Water is brought to the guards and poured into shallow pans.  The Trojan women try to get at the water, but they are stopped from doing so.  They watch as Helen, kept in confinement, asks for water and the guard pushes the pan to her.  She slides the pan under the wood frame, takes off her robes and kneels in the pan of water.  (Brief nudity.)  She is going to take a bath in the water.  This infuriates the other women and they scream at and curse her.  They start picking up stones and throwing them against the wood frame in the hopes that some of the rocks will get through the wide cracks in the frame. 

The guards rush over to keep the women from coming any closer to the containment structure.  Suddenly, all the women in different groups join in a kind of rebellion as they break through the various corrals.  A guard gets on his horse and rides to bring reinforcements.  The soldiers arrive and start beating the women down with batons.  It's not long before order is re-established.  Menelaus, the husband of Helen, comes to see what is going on.  Hecuba talks to Menelaus.  He tells her:  "I came to Troy and brought my armies with me, not for her sake, as people say, but for a man who from my house, and he a guest of, stole her away.  Ah, well, with god's help he has paid the price.  He and his country fallen."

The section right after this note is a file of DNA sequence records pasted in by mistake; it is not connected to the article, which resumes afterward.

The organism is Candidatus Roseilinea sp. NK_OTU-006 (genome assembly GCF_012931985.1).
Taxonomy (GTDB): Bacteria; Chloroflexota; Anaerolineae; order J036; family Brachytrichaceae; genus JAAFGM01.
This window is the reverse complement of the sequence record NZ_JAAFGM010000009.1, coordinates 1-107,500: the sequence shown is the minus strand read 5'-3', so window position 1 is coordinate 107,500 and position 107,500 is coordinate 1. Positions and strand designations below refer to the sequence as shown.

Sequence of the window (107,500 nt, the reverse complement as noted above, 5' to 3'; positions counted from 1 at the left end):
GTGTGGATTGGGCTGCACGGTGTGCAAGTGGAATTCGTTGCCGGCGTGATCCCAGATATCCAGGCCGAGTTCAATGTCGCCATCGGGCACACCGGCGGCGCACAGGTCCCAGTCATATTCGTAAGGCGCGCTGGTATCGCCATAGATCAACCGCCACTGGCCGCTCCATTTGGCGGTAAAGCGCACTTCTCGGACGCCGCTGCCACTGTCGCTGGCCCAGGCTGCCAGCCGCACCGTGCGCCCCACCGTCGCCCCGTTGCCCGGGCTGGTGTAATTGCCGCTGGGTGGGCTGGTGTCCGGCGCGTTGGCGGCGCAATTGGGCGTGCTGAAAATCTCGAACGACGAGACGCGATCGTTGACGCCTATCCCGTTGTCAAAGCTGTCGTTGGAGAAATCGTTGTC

Menelaus has come here to either kill Helen or take her back to Greece.  Hecuba tells him to kill her.  And he must not look upon her for desire for her will conquer him.  "Fire comes from her that burns homes."  Menelaus yells to a guard to drag Helen out.   The women start screaming again to kill her.  The guards hold the women back.  Helen comes to Menelaus, but he averts his eyes from her.  She tells him that she knows that he hates her, but still she asks him:  "What is your decision?  . . . Am I to live or not?"  She says that she has been wronged, that she is innocent.  Menelaus says he has come to kill her, not to argue with her.  But Hecuba tells him to let her speak and then let her (Hecuba) answer Helen. 

Helen says Hecuba began these evils when she gave birth to her son Paris.  And then Priam, the father of Paris, knowing what his son was made of, allowed him "to roam the world".  When Paris came to her, he was accompanied by the goddess of love, who whispered to her promises that she would give her (Helen) to Paris.  And then it was also the fault of Menelaus himself because he left Paris in his house to sail from Sparta to Crete.  She asks that Aphrodite be punished, not her.  She says she was abducted from Greece and this brought Greece a lot of good because they united and now are ruled by no tyrant.  She also says she tried to escape, but was raped by a man who made sure she didn't escape.  Helen asks if it is justice for her to die at the hands of Menelaus?  "In bitterness I lived  -- a slave."